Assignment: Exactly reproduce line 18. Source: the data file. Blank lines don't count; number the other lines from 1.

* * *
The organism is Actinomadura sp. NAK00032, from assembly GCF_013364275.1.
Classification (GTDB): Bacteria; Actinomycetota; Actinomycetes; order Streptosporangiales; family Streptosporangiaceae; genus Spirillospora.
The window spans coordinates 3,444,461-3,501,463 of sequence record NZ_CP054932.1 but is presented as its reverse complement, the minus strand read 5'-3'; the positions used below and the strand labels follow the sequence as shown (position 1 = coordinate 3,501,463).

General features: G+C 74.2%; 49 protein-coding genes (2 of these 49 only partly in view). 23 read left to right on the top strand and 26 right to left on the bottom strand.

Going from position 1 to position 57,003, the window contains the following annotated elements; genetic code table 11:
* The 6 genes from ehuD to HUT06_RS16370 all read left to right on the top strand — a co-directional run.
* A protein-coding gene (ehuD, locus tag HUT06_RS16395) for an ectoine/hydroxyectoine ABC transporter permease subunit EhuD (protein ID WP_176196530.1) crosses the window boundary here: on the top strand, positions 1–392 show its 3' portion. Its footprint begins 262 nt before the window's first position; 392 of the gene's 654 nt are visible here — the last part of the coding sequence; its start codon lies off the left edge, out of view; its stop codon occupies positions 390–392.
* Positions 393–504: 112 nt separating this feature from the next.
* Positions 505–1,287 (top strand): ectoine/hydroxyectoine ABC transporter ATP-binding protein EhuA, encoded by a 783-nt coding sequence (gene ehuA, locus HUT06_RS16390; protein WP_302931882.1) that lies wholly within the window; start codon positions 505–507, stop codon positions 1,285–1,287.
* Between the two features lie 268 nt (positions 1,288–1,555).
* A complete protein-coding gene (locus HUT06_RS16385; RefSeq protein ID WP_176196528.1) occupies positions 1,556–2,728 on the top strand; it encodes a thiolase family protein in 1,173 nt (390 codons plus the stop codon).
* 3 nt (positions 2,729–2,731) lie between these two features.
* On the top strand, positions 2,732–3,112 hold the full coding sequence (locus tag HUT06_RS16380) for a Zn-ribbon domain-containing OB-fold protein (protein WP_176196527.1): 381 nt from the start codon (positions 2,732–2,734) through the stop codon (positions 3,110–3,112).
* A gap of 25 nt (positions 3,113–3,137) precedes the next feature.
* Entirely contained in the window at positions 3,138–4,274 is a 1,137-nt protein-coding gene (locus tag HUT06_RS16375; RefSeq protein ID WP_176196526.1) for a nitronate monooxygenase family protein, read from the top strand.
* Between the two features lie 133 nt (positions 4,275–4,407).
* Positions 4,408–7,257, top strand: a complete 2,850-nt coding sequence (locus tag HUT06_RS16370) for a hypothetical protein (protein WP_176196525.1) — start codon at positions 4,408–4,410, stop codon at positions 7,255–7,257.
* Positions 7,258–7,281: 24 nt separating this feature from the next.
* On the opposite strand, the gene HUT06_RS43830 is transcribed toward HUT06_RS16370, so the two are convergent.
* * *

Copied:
* Positions 7,258–7,281: 24 nt separating this feature from the next.